File Type and Name Considerations

I only found one file-type that gave PCsync trouble and it is a little-known .IPT file generated by the high-end photography browser, Photo Mechanic. A torture test of files showed that PCsync easily deals with document files such as PDF, DOC and DOCX Word files, RTF, HTML, plus Mac DMG and PKG files. Photo files such as PNG, TIF, JPG and more unique Camera RAW files like CR2, CRW, TIF, and NEF files, plus AVI and MOV video files moved with no problems. In Mac specific syncing programs, you do not need to be concerned with file types, so PCSync does add some complexity to the process.

Mac File Name Problems

The current version struggles with Mac file-naming protocols. Mac files can have non-alphanumeric characters, such as "<", "?", "{", "|", "+" and "*" to cite a few. Any of those characters in a file name not only prevents that file from synchronizing, but also shuts down the entire sync. The only way to progress is to close the sync window, find the offending file, and remove it or change its name, then start a new sync.

A more elegant way to handle the situation would be to pause the sync and ask you how you want to handle the file name incompatibility, with the option to then resume the sync. An option to automatically replace problem characters with an underscore might also be a good choice. I spoke with the PCsync support staff; they said that they would consider both suggestions for a future release.

File name incompatibility is currently the most glaring problem with the software. I used a test folder with over 4000 files in nested folders and about 20 files had names that included non-alphanumeric characters. A sync, which now takes five minutes to populate to an empty folder with properly named items throughout, took about 50 minutes the in the first attempt sync it. This includes the down time in which I had to dig into folder hierarchies to find and rename offending files and then relaunch the sync. It was a madding first experience. Once the naming conventions were compatible, the syncs went smoothly, so I hope this fix is high on Laplink's priority list for the next update.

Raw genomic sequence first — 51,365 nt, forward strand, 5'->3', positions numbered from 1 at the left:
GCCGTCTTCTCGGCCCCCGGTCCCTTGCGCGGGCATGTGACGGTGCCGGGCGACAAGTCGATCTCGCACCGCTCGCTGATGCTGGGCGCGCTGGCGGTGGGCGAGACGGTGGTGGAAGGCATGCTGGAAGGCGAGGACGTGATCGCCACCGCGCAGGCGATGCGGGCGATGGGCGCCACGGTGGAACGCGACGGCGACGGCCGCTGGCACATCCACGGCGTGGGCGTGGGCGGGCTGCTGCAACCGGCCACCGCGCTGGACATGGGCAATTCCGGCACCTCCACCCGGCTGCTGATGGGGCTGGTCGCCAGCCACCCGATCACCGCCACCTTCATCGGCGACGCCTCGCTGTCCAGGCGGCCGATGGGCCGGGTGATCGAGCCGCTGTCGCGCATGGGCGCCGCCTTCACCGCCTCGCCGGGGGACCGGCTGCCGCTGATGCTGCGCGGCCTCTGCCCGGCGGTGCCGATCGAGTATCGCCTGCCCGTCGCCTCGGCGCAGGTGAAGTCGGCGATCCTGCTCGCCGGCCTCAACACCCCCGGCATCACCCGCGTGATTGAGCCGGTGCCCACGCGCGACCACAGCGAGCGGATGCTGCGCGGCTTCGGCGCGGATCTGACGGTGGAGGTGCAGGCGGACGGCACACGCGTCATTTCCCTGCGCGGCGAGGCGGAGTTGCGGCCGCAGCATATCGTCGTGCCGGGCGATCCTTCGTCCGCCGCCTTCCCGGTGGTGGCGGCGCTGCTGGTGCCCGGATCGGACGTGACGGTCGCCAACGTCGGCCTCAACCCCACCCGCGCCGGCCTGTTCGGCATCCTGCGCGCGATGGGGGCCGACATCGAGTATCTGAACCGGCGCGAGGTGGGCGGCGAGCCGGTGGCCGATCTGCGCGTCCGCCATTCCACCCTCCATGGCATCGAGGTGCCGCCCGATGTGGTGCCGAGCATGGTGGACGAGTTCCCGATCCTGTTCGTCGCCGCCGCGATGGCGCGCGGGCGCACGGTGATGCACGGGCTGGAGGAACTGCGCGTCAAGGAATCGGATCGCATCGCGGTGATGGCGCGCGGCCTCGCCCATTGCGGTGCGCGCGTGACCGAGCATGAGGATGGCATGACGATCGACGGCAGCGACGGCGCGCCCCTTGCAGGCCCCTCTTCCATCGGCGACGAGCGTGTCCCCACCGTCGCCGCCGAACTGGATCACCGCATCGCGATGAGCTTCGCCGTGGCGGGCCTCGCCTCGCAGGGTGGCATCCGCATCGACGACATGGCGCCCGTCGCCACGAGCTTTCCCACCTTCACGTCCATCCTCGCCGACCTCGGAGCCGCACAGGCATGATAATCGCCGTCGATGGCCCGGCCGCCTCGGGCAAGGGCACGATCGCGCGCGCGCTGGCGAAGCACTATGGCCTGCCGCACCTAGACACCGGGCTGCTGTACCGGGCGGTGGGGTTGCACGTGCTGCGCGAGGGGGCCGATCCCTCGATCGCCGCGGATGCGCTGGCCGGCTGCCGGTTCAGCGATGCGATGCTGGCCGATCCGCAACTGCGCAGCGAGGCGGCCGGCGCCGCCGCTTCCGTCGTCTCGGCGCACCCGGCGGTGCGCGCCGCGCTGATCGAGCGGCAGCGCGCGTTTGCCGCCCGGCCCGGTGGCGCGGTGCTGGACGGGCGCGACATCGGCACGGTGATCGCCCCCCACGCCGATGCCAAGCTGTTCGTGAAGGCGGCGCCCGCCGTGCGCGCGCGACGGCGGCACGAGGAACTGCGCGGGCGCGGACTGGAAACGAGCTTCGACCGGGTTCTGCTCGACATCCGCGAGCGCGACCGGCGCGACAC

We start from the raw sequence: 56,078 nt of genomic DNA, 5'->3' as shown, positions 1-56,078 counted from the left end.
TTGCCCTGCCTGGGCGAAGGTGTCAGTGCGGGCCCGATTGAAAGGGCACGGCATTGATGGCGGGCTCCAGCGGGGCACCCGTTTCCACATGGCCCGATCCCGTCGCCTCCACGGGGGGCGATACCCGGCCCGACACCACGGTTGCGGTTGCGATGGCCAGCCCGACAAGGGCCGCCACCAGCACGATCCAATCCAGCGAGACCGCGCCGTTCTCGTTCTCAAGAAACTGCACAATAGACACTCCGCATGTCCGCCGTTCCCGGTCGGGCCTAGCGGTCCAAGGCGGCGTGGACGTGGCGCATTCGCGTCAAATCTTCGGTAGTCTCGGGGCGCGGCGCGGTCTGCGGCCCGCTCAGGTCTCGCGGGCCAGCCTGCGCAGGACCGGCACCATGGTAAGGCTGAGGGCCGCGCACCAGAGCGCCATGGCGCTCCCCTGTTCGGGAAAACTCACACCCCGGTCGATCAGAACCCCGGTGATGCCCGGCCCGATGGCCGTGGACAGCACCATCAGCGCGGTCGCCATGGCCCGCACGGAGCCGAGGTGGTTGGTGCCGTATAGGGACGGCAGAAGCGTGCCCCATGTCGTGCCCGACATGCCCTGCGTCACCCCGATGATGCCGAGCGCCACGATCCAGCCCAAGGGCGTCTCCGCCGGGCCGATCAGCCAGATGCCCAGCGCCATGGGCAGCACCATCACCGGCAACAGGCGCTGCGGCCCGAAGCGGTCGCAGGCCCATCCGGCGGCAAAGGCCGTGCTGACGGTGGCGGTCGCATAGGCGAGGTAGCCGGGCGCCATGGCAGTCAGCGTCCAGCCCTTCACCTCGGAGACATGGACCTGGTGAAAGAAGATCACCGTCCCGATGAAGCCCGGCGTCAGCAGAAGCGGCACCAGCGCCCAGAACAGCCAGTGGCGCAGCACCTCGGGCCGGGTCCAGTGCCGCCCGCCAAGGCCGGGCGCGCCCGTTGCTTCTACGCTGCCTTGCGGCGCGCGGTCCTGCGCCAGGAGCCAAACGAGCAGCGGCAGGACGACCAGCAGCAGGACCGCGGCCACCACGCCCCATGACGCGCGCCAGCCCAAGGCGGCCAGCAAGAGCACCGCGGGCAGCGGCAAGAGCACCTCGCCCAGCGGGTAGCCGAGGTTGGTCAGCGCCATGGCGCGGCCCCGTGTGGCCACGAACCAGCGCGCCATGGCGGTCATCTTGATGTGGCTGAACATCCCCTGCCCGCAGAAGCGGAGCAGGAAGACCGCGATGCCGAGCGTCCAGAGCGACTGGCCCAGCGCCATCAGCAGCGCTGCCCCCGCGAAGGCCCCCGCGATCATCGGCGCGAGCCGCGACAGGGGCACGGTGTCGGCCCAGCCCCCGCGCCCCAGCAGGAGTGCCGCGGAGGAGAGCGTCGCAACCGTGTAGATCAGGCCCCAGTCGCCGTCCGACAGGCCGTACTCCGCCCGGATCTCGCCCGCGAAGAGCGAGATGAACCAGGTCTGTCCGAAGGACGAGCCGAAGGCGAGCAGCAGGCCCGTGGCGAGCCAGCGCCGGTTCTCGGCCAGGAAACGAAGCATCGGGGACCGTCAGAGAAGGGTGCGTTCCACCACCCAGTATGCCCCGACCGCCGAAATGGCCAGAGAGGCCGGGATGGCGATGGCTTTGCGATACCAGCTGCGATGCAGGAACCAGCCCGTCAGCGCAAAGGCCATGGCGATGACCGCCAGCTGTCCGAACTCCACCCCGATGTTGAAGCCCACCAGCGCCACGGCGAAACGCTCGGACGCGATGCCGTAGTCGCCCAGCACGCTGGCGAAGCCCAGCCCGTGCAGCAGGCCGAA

Summary

My experience was mixed overall and I look forward to Mac-to-Mac capability and a better filename-handling scheme from PCsync. I want to caution you that you do need to use the most up-to-date version. I had a long period of delays getting an older version to work. The first version I downloaded never worked, despite weeks of attempts from Laplink's software engineers to find a solution. It was never able to see my Mac, despite the PC being able to communicate with the Mac over my network. If you should have problems like this, you may have an out of date version. A reinstall with updated software was the only solution to my problem.

Also, be prepared for mild delays in getting help on the Mac side, because the Laplink engineers must contact Mac specialists and then return with suggestions a few days later. I expect this to change in the future as Laplink agents told me they are looking to develop more software for Apple machines going forward.

This is a good first effort by Laplink, but they need to implement the above-suggested corrections. The software provides an easy way to move files between a Mac and a PC, and can sync work files with home files, or back-up folders with primary folders efficiently, but the interface need work. As a Macintosh program it falls short because it does not support Mac-to-Mac syncing, so I rate PCSync 3 out of 5 stars. PCsync works with Mac OS X 10.5 and higher, including Snow Leopard. It works on PCs with Windows XP, 2003, Vista, and Windows 7.

Edited by Ilene Hoffman, Reviews Editor

by EV Hunt